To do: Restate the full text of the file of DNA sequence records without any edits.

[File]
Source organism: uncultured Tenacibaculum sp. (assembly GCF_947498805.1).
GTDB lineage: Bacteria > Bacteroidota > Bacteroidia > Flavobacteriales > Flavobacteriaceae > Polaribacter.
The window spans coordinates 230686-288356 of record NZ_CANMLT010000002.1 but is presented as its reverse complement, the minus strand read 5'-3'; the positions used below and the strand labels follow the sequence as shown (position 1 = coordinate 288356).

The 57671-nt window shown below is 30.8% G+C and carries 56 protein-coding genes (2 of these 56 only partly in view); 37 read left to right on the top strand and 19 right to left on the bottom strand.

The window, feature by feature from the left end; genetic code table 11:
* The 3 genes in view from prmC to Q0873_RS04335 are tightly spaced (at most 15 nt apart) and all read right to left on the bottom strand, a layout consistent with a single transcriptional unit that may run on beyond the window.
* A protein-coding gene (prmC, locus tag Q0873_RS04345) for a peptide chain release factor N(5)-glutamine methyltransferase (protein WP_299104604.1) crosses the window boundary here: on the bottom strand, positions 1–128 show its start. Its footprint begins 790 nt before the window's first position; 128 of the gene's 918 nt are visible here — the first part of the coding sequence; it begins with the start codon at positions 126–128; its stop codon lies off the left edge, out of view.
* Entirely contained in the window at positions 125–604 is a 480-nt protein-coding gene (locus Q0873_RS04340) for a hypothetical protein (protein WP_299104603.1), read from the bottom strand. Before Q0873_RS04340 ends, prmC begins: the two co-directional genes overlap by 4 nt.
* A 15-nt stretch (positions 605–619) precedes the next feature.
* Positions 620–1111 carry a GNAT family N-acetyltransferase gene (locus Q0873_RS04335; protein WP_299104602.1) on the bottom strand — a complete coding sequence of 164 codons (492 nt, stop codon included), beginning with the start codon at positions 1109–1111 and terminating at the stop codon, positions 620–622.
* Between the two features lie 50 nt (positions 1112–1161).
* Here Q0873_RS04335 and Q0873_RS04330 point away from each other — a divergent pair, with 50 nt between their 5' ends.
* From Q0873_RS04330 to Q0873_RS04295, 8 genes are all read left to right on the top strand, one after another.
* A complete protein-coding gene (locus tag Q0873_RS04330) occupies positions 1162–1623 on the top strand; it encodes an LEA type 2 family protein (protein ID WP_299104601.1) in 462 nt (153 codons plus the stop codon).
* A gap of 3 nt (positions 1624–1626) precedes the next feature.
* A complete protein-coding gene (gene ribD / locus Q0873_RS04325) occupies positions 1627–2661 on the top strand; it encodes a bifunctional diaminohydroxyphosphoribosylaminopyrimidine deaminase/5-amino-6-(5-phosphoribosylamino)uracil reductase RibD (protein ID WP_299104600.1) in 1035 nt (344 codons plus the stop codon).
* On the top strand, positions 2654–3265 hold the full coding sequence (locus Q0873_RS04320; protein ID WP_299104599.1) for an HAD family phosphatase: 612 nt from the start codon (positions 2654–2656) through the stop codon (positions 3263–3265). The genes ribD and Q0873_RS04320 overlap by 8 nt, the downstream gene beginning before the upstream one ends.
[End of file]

Source organism: uncultured Tenacibaculum sp. (assembly GCF_947498805.1).
GTDB lineage: Bacteria > Bacteroidota > Bacteroidia > Flavobacteriales > Flavobacteriaceae > Polaribacter.
The window spans coordinates 230686-288356 of record NZ_CANMLT010000002.1 but is presented as its reverse complement, the minus strand read 5'-3'; the positions used below and the strand labels follow the sequence as shown (position 1 = coordinate 288356).

The 57671-nt window shown below is 30.8% G+C and carries 56 protein-coding genes (2 of these 56 only partly in view); 37 read left to right on the top strand and 19 right to left on the bottom strand.

The window, feature by feature from the left end; genetic code table 11:
* The 3 genes in view from prmC to Q0873_RS04335 are tightly spaced (at most 15 nt apart) and all read right to left on the bottom strand, a layout consistent with a single transcriptional unit that may run on beyond the window.
* A protein-coding gene (prmC, locus tag Q0873_RS04345) for a peptide chain release factor N(5)-glutamine methyltransferase (protein WP_299104604.1) crosses the window boundary here: on the bottom strand, positions 1–128 show its start. Its footprint begins 790 nt before the window's first position; 128 of the gene's 918 nt are visible here — the first part of the coding sequence; it begins with the start codon at positions 126–128; its stop codon lies off the left edge, out of view.
* Entirely contained in the window at positions 125–604 is a 480-nt protein-coding gene (locus Q0873_RS04340) for a hypothetical protein (protein WP_299104603.1), read from the bottom strand. Before Q0873_RS04340 ends, prmC begins: the two co-directional genes overlap by 4 nt.
* A 15-nt stretch (positions 605–619) precedes the next feature.
* Positions 620–1111 carry a GNAT family N-acetyltransferase gene (locus Q0873_RS04335; protein WP_299104602.1) on the bottom strand — a complete coding sequence of 164 codons (492 nt, stop codon included), beginning with the start codon at positions 1109–1111 and terminating at the stop codon, positions 620–622.
* Between the two features lie 50 nt (positions 1112–1161).
* Here Q0873_RS04335 and Q0873_RS04330 point away from each other — a divergent pair, with 50 nt between their 5' ends.
* From Q0873_RS04330 to Q0873_RS04295, 8 genes are all read left to right on the top strand, one after another.
* A complete protein-coding gene (locus tag Q0873_RS04330) occupies positions 1162–1623 on the top strand; it encodes an LEA type 2 family protein (protein ID WP_299104601.1) in 462 nt (153 codons plus the stop codon).
* A gap of 3 nt (positions 1624–1626) precedes the next feature.
* A complete protein-coding gene (gene ribD / locus Q0873_RS04325) occupies positions 1627–2661 on the top strand; it encodes a bifunctional diaminohydroxyphosphoribosylaminopyrimidine deaminase/5-amino-6-(5-phosphoribosylamino)uracil reductase RibD (protein ID WP_299104600.1) in 1035 nt (344 codons plus the stop codon).
* On the top strand, positions 2654–3265 hold the full coding sequence (locus Q0873_RS04320; protein ID WP_299104599.1) for an HAD family phosphatase: 612 nt from the start codon (positions 2654–2656) through the stop codon (positions 3263–3265). The genes ribD and Q0873_RS04320 overlap by 8 nt, the downstream gene beginning before the upstream one ends.